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Born in Berlin, Germany, Regine Legler was raised in a household where one parent encouraged self-expression and the other parent viewed “the arts as a waste of time.”
“My mother encouraged family members to draw at home on a kitchen door,” she said.
As a youth, every surface was a place for Legler to draw, including her schoolbooks. This led to her first artistic commission: a classmate asked her to help him complete a homework assignment by “drawing a portrait of Napoleon,“ she said.
Legler studied portraiture, landscape and still life under instructor Walter Hergenhahn at the prestigious Staedelschule in Frankfurt. She received her bachelor of fine arts degree from Freie Academy in Mannheim, Germany.
She uses bold colors and active brush strokes to convey deeply felt emotional states. Her drawings are the influence of both her German Expressionist roots and the imaginative possibilities of Fantastic Realism.
“(My) exuberant paintings have a distinctive and sophisticated personal style that reflects both the exterior world of nature, and my own luminous, interior world,” she said.
From early on, Legler said that her “artistic endeavors have been a form of contemplative emotional work.” She would process her feelings through her “radiant drawings and paintings.”
Her move to the United States was a liberating experience, she indicated. She discovered new thematic territories, including wildlife and the “emotional states” of Native Americans.
The Westchester resident continues this creative focus. As a member of the Culver City Art Group, Legler participated in the 23rd Holiday Art Exhibit Nov. 10 at the Playa Vist CenterPointe Club in Playa Vista.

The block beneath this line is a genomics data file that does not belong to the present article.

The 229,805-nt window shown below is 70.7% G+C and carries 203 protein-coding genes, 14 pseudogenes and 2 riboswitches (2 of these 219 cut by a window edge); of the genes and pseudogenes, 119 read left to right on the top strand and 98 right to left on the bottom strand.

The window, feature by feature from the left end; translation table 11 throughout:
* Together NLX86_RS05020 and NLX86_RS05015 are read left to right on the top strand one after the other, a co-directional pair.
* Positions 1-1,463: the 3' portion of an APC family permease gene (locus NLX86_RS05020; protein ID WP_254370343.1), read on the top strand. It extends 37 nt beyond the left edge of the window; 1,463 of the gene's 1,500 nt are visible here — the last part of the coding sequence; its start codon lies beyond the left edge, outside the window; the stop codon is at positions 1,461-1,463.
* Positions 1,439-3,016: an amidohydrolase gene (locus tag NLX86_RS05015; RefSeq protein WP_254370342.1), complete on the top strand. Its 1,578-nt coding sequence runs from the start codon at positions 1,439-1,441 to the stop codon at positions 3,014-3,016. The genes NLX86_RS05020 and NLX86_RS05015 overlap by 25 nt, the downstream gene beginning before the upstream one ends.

On exhibit were a variety of art expressions.
She said she can go through a phase in which she is consumed by a specific theme. Her portrait series on the Aborigine people is both vibrant in color and striking in facial expression.
“My feelings are the subject of my art,” she said. “My intention is for my paintings to express how I feel about the world and people, and my relationship to them.”
She said that what stirs her soul ranges from a “joy, like the extraordinary bond between mother and child. Or it may be the sadness and pain of growing up in a time ager the war, like I did.”
When she paints, it puts her in touch with who she is. “It helps me process what I might not otherwise understand or memories and thoughts I might not be able to let go of any other way.”
She said that she allows her feelings to flow brush to canvas, without judgment or fear.
“The other day, I said to a friend, ‘the real reason I paint is to stay connected to the part of me that knows instinctively the truth,” she said. “It is part of the universe and all living things. When I can go to that place inside, I feel at peace with the world.”